Terrance Hayes Reading 

Terrance Hayes

Photo by Becky Thurner Braddock; taken from Terrance Hayes’ website

Anna-Catherine Kueng ~ Assistant Editor

     Poet Terrance Hayes will be giving a Thornton Endowment reading on Wednesday, March 18 at 7:30 p.m. in Sydnor Performance Hall. 

     According to the University of Lynchburg website, Terrance Hayes is “a major contemporary American poet, is a 2014 MacArthur Fellow, and the recipient of the National Book Award in 2010 for Lighthead.” 

     Dr. Laura Long, Professor of English, said, “He is full of surprises. He encompasses so much in both what he says and how he says it; he dazzles. His writing is daring and gorgeous yet approachable. His writing is personal and also extends into history, music, visual art, pop culture, myth, and our present hour of deep social pain and conflict.”

     Prior to Hayes’ reading, there will be time for students and other Hornets to get to know Hayes. Dr. Richard Burke, Professor of English and Coordinator of the Thornton Endowment, said, “There will be a Q&A, or a question and answer session, on Wednesday, March 18 at 3 p.m. in Schewel 207. Anybody is welcomed, although I will say those are primarily intended for students. Anybody can come and anybody can ask a question…but they really are meant first and foremost for students.” 

     Dr. Burke explained how Thorton readers are selected. He said, “Members of the English faculty will nominate a writer. They will say, ‘I think it would be great if Terrance Hayes came,’ and then I get a bit of information about that writer, so that they exist as more than a name, and I share that with the faculty to discuss potential writers in a department meeting. And then we decide. Before we decide, I will have found out if they are willing to come and what they will cost. With a really renowned writer like Terrance Hayes, or last year, we had Celeste Ng, these people are very popular and well-known, so I work through their agent for their public talks. But, more often, it is just a matter of working directly with the writer.”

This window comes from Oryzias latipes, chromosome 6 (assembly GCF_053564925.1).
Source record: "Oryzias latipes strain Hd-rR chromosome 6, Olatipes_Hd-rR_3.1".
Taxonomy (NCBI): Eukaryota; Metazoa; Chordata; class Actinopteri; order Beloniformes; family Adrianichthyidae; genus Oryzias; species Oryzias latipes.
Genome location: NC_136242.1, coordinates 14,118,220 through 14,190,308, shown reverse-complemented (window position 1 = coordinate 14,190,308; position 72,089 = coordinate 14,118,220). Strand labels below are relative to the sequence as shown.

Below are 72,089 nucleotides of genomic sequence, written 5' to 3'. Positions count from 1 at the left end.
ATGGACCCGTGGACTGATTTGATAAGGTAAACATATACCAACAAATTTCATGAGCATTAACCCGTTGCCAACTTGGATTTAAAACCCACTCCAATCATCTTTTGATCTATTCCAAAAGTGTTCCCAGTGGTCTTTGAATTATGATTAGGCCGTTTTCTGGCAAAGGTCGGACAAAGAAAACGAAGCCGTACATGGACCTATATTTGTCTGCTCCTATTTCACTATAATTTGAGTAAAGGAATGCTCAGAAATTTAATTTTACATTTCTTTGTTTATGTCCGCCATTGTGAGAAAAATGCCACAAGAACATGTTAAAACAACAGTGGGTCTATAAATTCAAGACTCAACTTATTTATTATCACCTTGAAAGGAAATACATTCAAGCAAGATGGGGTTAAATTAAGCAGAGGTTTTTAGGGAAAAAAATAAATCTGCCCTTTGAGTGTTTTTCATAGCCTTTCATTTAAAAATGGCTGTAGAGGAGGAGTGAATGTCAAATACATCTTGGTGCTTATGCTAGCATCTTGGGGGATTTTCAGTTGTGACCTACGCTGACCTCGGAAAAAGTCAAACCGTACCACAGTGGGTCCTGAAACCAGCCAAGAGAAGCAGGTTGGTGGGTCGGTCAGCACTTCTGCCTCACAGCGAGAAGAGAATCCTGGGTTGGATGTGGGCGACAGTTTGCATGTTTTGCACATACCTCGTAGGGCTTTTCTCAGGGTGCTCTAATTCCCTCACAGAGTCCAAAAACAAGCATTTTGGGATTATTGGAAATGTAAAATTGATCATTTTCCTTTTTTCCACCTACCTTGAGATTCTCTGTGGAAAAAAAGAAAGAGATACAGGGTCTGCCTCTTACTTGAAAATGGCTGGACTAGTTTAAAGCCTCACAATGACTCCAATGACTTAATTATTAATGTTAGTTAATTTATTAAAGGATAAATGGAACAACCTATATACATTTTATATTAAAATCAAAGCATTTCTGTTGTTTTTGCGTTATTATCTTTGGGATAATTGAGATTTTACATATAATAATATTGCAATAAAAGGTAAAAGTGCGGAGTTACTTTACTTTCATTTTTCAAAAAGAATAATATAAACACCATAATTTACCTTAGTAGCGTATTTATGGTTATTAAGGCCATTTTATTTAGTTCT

The Thorton readings generally last approximately an hour, as Dr. Burke noted, “A writer may choose to spend less time reading and more time answering questions because they are very good at answering questions and they can convey a great deal of information to the audience. A perfect example of that would be Celeste Ng, who actually only read for 10 minutes and then spent the rest [of her time] answering questions.”

     The event is free and open to the public. 

     “This guy is a very big deal. He has won a National Book Award for poetry. He was a MacArthur Fellow…he is a really significant American poet so everyone should come out and hear him,” said Dr. Burke. 

     Dr. Long added, “I think many students will connect with his powerful poetry, including students who don’t think they like poetry.”